EDI 180 provides a standardized, multi-directional electronic format for the transaction set that is used when trading partners need to issue a request for, or notification of, a return and manufacturers need to respond to this request or notification and issue the return authorization. EDI 812 is a bi-directional transaction set that aims to automate and standardize financial elements of a return, requesting and authorizing debits and credits between trading partners. Such standardization makes the resolution of the credit-reimbursement process faster and more transparent. “Historically, the value of a return has been estimated and the actual dollar value is reconciled later once the product has been counted. Industry-wide adoption of EDI 812 will allow us to report actual return values back to all parties so that the reconciliation can be done more quickly,” says Schaltenbrand of Guaranteed Returns.
“The clock starts ticking as soon as the pharmacist pulls the item off the shelf, and it stops ticking when the pharmacy gets its money,” says consultant Raftery. “Historically, that can take four to six months. The goal of EDI 812 is to shorten that process.”
EDI 180 and EDI 812 have both been around for a while but both were revised last January by the HDMA Returns Task Force. The most recent revision added additional data fields, to capture the reason codes for the return, and additional characterization details and other serialization information associated with the product.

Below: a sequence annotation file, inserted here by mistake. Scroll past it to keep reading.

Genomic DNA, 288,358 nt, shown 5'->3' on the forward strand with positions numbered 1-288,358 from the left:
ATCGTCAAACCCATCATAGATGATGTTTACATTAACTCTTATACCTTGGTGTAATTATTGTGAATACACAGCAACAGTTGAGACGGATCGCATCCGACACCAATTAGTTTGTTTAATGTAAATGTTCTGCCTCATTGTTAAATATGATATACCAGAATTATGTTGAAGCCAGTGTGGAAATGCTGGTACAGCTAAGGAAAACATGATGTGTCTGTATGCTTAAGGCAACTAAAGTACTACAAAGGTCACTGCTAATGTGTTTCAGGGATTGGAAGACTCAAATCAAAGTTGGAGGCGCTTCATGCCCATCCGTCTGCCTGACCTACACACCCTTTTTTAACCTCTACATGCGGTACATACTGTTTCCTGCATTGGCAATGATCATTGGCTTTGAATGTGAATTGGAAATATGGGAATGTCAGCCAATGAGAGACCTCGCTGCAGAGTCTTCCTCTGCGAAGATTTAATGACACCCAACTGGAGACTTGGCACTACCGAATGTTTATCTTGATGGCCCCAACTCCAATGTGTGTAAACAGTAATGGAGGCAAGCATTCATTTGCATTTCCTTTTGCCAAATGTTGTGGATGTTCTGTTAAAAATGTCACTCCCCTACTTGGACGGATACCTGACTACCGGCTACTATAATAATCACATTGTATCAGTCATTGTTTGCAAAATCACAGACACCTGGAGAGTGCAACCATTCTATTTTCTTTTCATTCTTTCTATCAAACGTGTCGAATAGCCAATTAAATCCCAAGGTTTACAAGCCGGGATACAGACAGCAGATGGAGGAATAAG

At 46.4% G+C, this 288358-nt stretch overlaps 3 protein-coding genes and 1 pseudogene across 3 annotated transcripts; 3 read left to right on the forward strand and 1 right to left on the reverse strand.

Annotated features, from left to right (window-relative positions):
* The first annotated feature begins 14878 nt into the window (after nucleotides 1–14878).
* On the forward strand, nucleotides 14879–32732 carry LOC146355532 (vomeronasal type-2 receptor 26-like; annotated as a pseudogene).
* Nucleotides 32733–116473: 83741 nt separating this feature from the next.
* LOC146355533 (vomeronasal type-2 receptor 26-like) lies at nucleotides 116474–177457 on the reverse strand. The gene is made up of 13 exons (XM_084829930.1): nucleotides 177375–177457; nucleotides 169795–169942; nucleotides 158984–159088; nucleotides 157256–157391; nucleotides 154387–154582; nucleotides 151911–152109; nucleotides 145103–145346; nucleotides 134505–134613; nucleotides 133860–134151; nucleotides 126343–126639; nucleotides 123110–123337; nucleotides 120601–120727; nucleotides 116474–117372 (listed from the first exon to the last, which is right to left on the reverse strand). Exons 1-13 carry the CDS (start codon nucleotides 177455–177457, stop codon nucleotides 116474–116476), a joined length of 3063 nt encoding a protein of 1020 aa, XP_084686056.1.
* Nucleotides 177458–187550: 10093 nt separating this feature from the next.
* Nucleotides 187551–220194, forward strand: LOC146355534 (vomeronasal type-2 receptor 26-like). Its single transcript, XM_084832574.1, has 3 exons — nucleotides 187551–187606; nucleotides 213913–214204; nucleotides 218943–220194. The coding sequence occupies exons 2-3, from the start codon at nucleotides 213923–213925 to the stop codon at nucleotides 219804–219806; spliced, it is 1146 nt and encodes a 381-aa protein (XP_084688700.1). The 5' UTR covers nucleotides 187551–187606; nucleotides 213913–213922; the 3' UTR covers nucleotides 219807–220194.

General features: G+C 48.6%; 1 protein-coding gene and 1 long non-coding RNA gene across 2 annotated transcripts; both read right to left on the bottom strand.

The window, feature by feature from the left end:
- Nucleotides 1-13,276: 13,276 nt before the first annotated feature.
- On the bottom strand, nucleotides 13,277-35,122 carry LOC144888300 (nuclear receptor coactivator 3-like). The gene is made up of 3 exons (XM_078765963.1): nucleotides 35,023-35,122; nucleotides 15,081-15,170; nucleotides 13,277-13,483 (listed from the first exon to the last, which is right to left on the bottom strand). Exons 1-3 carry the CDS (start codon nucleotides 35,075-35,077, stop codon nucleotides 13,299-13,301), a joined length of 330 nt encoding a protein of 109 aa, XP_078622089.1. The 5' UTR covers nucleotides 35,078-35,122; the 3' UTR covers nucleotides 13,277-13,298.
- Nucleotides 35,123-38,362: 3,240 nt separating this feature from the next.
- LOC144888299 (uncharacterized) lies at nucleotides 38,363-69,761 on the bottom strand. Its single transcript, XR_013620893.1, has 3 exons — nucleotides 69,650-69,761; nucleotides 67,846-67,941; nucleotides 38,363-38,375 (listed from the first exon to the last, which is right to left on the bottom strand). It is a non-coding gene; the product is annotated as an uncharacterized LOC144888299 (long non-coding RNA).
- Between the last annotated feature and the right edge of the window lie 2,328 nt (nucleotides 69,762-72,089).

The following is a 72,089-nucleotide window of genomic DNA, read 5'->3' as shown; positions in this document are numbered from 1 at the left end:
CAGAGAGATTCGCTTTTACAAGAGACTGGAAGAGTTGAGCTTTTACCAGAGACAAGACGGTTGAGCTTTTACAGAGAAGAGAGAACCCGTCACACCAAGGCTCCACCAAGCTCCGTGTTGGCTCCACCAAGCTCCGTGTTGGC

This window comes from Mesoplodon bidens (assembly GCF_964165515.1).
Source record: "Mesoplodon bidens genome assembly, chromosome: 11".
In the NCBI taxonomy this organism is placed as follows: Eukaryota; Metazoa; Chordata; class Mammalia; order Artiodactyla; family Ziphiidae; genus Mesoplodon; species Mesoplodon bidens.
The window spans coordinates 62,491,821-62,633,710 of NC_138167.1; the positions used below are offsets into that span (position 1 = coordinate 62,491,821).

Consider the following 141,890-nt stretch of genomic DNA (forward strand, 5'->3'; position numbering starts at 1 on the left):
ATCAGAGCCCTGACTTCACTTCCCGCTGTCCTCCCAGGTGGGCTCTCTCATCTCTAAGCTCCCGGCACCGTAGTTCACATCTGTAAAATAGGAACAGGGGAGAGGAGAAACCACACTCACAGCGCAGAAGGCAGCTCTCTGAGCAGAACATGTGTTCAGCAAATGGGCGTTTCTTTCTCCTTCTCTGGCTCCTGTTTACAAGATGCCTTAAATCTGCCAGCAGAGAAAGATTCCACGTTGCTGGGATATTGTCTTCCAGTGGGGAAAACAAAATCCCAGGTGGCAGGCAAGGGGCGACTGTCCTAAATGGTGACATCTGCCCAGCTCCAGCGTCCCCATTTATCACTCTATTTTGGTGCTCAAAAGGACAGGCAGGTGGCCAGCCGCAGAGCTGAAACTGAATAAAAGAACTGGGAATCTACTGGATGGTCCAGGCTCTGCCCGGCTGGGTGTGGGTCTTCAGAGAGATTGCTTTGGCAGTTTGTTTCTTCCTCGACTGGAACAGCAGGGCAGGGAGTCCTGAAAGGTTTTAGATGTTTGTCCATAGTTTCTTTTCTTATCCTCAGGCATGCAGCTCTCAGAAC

HDMA and others have been supportive of efforts to develop standard practices for serializing pharma packages with barcodes or other unique identifiers; many studies of the subject point to substantial savings in managing returns, recalls, and credit reconciliation when individual products can be tracked up and down the supply chain. But these track-and-trace programs currently await either federal legislation, or the target date of 2015 when the “e-pedigree” standards of the state of California are scheduled to come into force.
Several reverse 3PLs already employ barcodes or RFID tags internally to track returns as they are processed. “We provide shipping bags to pharmacies with RFID tags to streamline and safeguard the return of Schedule II controlled substances, whose movements must be documented in accordance with US Drug Enforcement Agency requirements),” says Larry Hruska, president of Genco Pharmaceutical Services (Pittsburgh). “Our ability to scan these RFID tags right at our receiving dock lets us immediately segregate these products at our facility for maximum security and proper accounting, and gives our customers more-immediate access to the volume and value of Schedule II products being returned.”
Putting advanced business insight to work
“There’s a lot of information and data generated in the reverse supply chain and it can and should be collected and analyzed to create business-improvement opportunities for all trading partners,” says Hruska. “Anything we can identify from the process, in terms of what’s coming back can help the parties to carry out their forecasting and purchasing more effectively so that purchasing practices can be more closely aligned with actual consumer demand.”
The introduction of a generic product often leaves pharmacies and agencies with a large stockpile of branded product that is typically pulled from the shelves and left to age so it can be returned as expired product. “Considering that the introduction of generics never comes as a surprise, any event resulting in pharmacies being left with large stockpiles of past-expiry branded products should be treated as a forward-supply-chain, inventory-management issue,” says Raftery. “Of course it requires a blend of art and science, but all trading partners should be paying close attention to forecasting signals and timing their ordering to minimize the amount of branded stock that will be left in inventory when a generic launch is about to happen.”